As mentioned earlier in this article, human and animal wastes are significant pollutants. Residential septic systems are approved and regulated under the Building Code Act. Septic-system installers must be licensed by the province. Since the Nutrients Management Act was passed in 2002, it is not permitted to spread untreated septage on farmers’ fields because of the environmental damage when sewage sludge washes into waterways.

The conservation authorities also help to protect fish habitat by regulating how the shorelines of waterfront properties are altered by landowners. The Mississippi Mills Community Official Plan, passed in 2005 and in the process of being updated, protects shorelines, as well as provincially significant wetlands from development.

Last but not least, especially for people who draw their water from a private well, is the issue of groundwater protection. Here is a short description from A Place in Time: The Natural Resources of Lanark County:

Most of the globe’s fresh water can be found under the ground within 100 metres of the earth’s surface. Most groundwater is found in aquifers – layers of porous rock or sediment that are replenished by rainfall or seepage from streams. More than 65 per cent of Lanark County has a very shallow area of material overlying the bedrock, making the groundwater relatively close to the surface. This can cause groundwater to be more vulnerable to contamination. At the time of writing, 61 per cent of the residents of Lanark County rely on groundwater for their drinking water. The most common threats to groundwater are contamination by human waste from leaking septic systems, by animal waste from manure management and by inappropriate separation between contaminant sources and wells. Not all forms of contamination are treatable due to the wide variety of chemical compounds that make their way into our watercourses. The Clean Water Act (2006) now requires communities to conduct groundwater studies for their source-protection plans. (end of quote)

Last year Ontario approved the Mississippi-Rideau Source Protection Plan, which took effect in January of this year. (The Lanark County Sustainable Communities Official Plan is in the process of being amended to include this plan.) This plan is designed to protect the water quality of the lakes, rivers and sources of underground water that supply municipal drinking water systems. Under the plan, Mississippi-Rideau conservation authorities will: establish maintenance and inspection programs for septic systems to meet Building Code requirements; create risk-management plans for handling and storing pesticides, fuel and manure, as well as for existing waste sites and storm water facilities; and identify wellhead protection areas and intake protection zones by means of road signs.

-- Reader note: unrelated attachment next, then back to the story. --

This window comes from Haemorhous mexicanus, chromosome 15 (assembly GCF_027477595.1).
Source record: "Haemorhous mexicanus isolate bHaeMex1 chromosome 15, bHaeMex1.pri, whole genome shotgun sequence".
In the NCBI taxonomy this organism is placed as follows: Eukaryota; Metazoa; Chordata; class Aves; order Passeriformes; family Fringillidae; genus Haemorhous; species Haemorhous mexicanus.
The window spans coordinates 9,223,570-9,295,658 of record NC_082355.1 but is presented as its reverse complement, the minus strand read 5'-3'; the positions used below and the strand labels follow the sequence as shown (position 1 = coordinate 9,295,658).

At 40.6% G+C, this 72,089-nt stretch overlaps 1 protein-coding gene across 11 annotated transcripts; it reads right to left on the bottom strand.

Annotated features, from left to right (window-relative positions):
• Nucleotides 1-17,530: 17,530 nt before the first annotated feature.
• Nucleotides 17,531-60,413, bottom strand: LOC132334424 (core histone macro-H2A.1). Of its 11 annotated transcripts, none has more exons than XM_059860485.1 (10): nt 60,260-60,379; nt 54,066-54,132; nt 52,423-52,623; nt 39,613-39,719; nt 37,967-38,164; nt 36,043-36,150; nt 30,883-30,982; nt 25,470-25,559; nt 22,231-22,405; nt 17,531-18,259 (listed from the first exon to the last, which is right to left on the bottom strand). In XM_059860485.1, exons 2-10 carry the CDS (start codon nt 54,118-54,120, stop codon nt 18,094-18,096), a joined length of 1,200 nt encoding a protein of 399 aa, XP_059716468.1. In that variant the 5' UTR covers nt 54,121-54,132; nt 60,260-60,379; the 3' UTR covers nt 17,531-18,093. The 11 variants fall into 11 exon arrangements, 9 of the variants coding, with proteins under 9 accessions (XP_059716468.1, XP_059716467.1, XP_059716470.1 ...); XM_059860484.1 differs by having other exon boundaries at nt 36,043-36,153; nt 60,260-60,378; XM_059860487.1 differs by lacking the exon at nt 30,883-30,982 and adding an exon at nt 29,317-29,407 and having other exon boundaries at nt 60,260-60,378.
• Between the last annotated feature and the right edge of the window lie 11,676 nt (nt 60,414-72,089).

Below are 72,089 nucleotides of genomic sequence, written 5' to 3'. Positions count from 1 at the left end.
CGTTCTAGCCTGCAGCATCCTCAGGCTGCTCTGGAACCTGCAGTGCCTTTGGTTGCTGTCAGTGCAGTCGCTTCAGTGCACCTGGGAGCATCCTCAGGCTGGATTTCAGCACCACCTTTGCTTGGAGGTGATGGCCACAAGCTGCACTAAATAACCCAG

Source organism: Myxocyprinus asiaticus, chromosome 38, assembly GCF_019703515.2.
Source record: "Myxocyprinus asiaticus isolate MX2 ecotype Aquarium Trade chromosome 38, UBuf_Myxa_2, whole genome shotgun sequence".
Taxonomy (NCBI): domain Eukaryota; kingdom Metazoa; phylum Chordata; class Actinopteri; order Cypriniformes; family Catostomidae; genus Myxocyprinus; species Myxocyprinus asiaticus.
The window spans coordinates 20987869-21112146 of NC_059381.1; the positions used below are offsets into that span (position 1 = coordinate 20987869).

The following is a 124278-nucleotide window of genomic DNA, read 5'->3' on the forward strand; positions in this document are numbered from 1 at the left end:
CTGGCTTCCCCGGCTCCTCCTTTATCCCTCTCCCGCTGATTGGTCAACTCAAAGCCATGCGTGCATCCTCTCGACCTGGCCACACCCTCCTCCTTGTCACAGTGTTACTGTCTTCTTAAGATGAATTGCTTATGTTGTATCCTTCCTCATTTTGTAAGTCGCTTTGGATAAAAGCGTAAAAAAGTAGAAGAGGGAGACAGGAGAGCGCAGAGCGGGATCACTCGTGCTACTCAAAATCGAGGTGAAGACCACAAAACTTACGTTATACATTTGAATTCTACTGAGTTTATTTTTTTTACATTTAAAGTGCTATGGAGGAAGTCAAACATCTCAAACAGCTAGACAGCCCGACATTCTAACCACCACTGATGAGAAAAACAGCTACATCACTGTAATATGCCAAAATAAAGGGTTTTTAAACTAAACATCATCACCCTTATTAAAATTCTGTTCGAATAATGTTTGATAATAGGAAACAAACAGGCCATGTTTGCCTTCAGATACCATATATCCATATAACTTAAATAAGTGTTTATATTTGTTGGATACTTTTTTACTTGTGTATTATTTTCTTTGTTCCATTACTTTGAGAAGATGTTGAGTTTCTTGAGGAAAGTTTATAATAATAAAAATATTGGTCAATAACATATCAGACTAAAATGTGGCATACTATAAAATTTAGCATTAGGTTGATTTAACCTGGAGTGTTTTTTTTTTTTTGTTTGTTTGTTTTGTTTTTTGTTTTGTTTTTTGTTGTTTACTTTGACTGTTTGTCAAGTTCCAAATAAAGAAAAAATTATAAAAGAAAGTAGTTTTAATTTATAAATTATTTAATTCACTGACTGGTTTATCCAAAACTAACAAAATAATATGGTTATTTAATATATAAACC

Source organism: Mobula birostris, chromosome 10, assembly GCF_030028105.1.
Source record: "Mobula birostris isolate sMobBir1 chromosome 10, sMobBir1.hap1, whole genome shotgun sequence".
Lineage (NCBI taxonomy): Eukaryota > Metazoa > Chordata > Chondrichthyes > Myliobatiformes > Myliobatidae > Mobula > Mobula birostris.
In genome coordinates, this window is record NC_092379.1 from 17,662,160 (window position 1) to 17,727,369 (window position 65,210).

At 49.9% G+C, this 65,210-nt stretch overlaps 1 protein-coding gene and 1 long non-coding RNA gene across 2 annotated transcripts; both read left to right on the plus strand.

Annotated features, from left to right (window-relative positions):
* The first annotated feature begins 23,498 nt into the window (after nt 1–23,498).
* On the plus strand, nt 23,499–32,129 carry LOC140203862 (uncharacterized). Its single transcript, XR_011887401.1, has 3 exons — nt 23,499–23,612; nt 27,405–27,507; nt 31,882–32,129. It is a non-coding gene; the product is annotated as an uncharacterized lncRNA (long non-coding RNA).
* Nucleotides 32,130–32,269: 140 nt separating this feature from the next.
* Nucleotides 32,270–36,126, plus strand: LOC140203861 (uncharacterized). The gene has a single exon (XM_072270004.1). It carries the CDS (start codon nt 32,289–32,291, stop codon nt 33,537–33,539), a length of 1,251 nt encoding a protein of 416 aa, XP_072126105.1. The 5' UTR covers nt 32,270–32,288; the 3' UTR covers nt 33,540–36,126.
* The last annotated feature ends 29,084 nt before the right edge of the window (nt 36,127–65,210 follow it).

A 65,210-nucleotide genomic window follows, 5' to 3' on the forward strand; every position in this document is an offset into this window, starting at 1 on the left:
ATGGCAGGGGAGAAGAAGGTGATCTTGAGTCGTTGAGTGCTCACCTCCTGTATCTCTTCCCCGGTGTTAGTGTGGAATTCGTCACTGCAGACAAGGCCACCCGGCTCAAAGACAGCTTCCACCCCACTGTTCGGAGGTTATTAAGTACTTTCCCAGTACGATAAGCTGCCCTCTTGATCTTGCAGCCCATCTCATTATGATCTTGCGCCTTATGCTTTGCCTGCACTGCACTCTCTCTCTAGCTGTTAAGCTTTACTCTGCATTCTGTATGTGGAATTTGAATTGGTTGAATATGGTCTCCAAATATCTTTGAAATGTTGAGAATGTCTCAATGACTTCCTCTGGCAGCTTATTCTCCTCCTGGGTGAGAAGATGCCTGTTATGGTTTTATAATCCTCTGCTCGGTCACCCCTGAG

Surface-water protection is another concern. Both run-off (the result of precipitation) and base flow (which enters streams from groundwater) are monitored and tested by the conservation authorities within their watersheds.

Water levels are another consideration. They are affected by the amount of precipitation and the rate of snow melt in the spring. With the advent of climate change and the resulting extreme weather events, this can be problematic. Both extremely high and extremely low levels can create problems for people and wildlife. To manage this, in the Mississippi watershed, the conservation authority holds flood storage in six large lakes, and releases the water as required.

Finally, the water quality of our local beaches is tested weekly by the health unit for excessive levels of E. coli bacteria from June to September. The health unit also checks for the presence of any blue-green algae blooms, poor water quality and any accidental spills of pollution.

Despite all these safeguards, water quality problems still arise. The Village of Lanark, which is serviced entirely by private wells and private sewage disposal systems, has experienced failures for the last 50 years that are risking the quality of the groundwater. Despite diligent efforts to correct the problem, as of April 2012, 30 percent of households still needed to boil their tap water before using it.

In March 2000 Beckwith Township discovered the existence of volatile organic compounds in the groundwater resulting from chemicals that had leached from an abandoned municipal landfill. For 30 years before that, the contamination had spread 9 kilometres into a nearby marsh, the Jock River and into the drinking water of more than 240 homes.

More recently, in a news item published on October 7, 2014 by the Mississippi Valley Conservation Authority (http://mvc.on.ca/algae-blooms-confirmed-on-local-lakes/), it was reported that: